Palestinian Descent into Chaos

by | Jul 24, 2004

“There is a crisis. There is a state of chaos.” That’s what Ahmed Qureia said after announcing his resignation from what some call the Palestinian Authority’s prime ministry. “We have an absolute state of chaos,” echoes the mayor of Jenin, a West Bank town. That chaos, growing since Yasir Arafat initiated the Oslo War in […]

“There is a crisis. There is a state of chaos.” That’s what Ahmed Qureia said after announcing his resignation from what some call the Palestinian Authority’s prime ministry. “We have an absolute state of chaos,” echoes the mayor of Jenin, a West Bank town. That chaos, growing since Yasir Arafat initiated the Oslo War in September 2000, has prompted the PA to declare a state of emergency; it could signal the end of the PA itself.

According to an April poll of the Gaza-based General Institute for Information, 94 percent of Palestinians believe that a state of lawlessness and chaos prevails in Palestinian Authority territories. As Palestinian security forces have fragmented and dissolved, armed groups of unknown identity have taken their place, using strong-arm tactics against a hapless population. The Jerusalem-based Palestinian Human Rights Monitoring Group finds that “weapons possession has become socially legitimized in Palestinian society.”

In gang-dominated Nablus, for example, some deaths have resulted from spiraling criminal activity and reckless accusations of “collaboration” with Israel. But, Reuters explains, most casualties involve mistaken identity or plain bad luck. In two typical stories dating from February 2004, “Amneh Abu Hijleh, 37, entered a pharmacy to buy cough syrup for her infant daughter only to be shot dead in a botched abduction. Firas Aghbar, 13, was killed when he walked into a gang battle on his way to the barber for a birthday trim.”

As explained by the Washington Post, “the Palestinian Authority is broke, politically fractured, riddled with corruption, unable to provide security for its own people and seemingly unwilling to crack down on terrorist attacks against Israel.” One unnamed Fatah member estimates that 90 percent of gang activity is carried out by Palestinian Authority employees.

In February, for example, one Palestinian police officer died and eleven were wounded when rival police factions fought each other within the confines of Gaza’s police headquarters. Things climaxed on July 16, as Al-Fatah terrorists ambushed and seized Gaza’s police chief for several hours; and then some recently-sacked Palestinian policemen abducted the director of military co-ordination in the southern part of Gaza.

The UN’s Middle East envoy, Terje Roed-Larsen, has offered choice comments on the spreading anarchy, telling the Security Council that “Clashes and showdowns between branches of Palestinian security forces are now common in the Gaza Strip, where Palestinian Authority legal authority is receding fast in the face of the mounting power of arms, money and intimidation.” He also reached the startling conclusion that “Jericho is actually becoming the only Palestinian city with a functioning police.”

This descent into chaos prompts four observations.

  • The PA has joined other parts of the Greater Middle East (Somalia, Sudan, Lebanon, Iraq, Afghanistan) in the general trend toward lawlessness.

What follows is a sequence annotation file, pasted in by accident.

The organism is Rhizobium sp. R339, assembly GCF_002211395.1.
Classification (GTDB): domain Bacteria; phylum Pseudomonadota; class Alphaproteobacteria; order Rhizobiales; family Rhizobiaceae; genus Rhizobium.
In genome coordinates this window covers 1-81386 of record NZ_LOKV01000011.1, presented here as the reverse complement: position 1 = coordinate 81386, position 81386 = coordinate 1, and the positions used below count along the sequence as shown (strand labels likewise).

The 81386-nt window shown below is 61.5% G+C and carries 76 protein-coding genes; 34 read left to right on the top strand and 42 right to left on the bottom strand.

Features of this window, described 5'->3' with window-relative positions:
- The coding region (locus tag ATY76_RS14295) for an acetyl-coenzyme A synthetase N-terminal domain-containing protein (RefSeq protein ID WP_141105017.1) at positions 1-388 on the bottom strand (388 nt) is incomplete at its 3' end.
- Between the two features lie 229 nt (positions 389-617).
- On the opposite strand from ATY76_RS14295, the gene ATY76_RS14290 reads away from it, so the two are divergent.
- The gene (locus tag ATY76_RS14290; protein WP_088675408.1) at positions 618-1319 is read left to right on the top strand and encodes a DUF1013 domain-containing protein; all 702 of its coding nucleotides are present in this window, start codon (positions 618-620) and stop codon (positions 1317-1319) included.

• Mr. Arafat predicted in 1994 that “Either we build a Singapore in our country or fall into the trap of the tragic Somali model.” He thus acknowledges that the PA’s slide to Somali-like anarchy symbolizes his own failure.
  • The Islamic proverb, “Better a thousand days of tyranny than one day of anarchy,” has an element of truth, for life in the PA territories has truly become hellish.
  • Although Mr. Arafat launched the Oslo war nearly four years ago with the intent to destroy Israel, he is, ironically, destroying not Israel but his own proto-government.

The question now facing Palestinians is whether they have learned the right lessons from their bitter experience. That for once they are not blaming Israel for their problems gives some reason for optimism. Cox News Service notes that, “as the disorder spreads, Palestinian intellectuals and politicians are increasingly looking past Israel as the usual scapegoat and admitting they share a part of the blame.” National Public Radio quotes a Palestinian saying that the PA is in trouble “because many people are being killed or kidnapped or robbed.

Daniel Pipes is director of the Middle East Forum and a columnist for both the New York Post and The Jerusalem Post. His website, DanielPipes.org, offers an archive of his published writings and a si

The views expressed above represent those of the author and do not necessarily represent the views of the editors and publishers of Capitalism Magazine. Capitalism Magazine sometimes publishes articles we disagree with because we think the article provides information, or a contrasting point of view, that may be of value to our readers.

Have a comment?

Post your response in our Capitalism Community on X.

Related articles

The Young in America Turn Against Capitalism

The Young in America Turn Against Capitalism

If young people worry and wonder about their retirement future, their health care, and medical needs, their chance to afford a place to live, and a reasonable possibility for their lives to be better and more prosperous than their parents, it is precisely because government over the decades has either taken over or heavy- handedly imposed itself over all these and other sectors of the American economy — and brought them to financial crisis and imbalance.

The Justice of an All-Volunteer Military

The Justice of an All-Volunteer Military

The most equitable and just sharing of the burden of America’s military is assured by its all-volunteer nature, and that conscription would be inequitable and unjust.

No spam. Unsubscribe anytime.

Pin It on Pinterest